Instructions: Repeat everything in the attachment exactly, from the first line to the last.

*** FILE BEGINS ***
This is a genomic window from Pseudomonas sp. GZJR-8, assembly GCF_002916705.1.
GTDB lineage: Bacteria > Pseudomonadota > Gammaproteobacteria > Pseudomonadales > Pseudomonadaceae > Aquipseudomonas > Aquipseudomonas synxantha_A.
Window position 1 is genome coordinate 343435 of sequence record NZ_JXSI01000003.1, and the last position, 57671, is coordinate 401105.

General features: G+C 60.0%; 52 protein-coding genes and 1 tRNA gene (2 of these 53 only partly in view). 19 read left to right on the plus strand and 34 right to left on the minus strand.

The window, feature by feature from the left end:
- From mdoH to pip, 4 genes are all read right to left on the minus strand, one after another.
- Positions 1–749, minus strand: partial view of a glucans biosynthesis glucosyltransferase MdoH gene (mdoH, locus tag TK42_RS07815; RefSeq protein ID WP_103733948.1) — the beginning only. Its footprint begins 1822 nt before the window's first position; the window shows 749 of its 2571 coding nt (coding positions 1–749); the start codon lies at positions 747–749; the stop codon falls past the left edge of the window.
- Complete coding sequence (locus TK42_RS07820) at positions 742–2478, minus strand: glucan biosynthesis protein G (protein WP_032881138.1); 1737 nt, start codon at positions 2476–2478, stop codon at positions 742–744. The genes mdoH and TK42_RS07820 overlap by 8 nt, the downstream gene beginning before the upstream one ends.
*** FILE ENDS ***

This is a genomic window from Pseudomonas sp. GZJR-8, assembly GCF_002916705.1.
GTDB lineage: Bacteria > Pseudomonadota > Gammaproteobacteria > Pseudomonadales > Pseudomonadaceae > Aquipseudomonas > Aquipseudomonas synxantha_A.
Window position 1 is genome coordinate 343435 of sequence record NZ_JXSI01000003.1, and the last position, 57671, is coordinate 401105.

General features: G+C 60.0%; 52 protein-coding genes and 1 tRNA gene (2 of these 53 only partly in view). 19 read left to right on the plus strand and 34 right to left on the minus strand.

The window, feature by feature from the left end:
- From mdoH to pip, 4 genes are all read right to left on the minus strand, one after another.
- Positions 1–749, minus strand: partial view of a glucans biosynthesis glucosyltransferase MdoH gene (mdoH, locus tag TK42_RS07815; RefSeq protein ID WP_103733948.1) — the beginning only. Its footprint begins 1822 nt before the window's first position; the window shows 749 of its 2571 coding nt (coding positions 1–749); the start codon lies at positions 747–749; the stop codon falls past the left edge of the window.
- Complete coding sequence (locus TK42_RS07820) at positions 742–2478, minus strand: glucan biosynthesis protein G (protein WP_032881138.1); 1737 nt, start codon at positions 2476–2478, stop codon at positions 742–744. The genes mdoH and TK42_RS07820 overlap by 8 nt, the downstream gene beginning before the upstream one ends.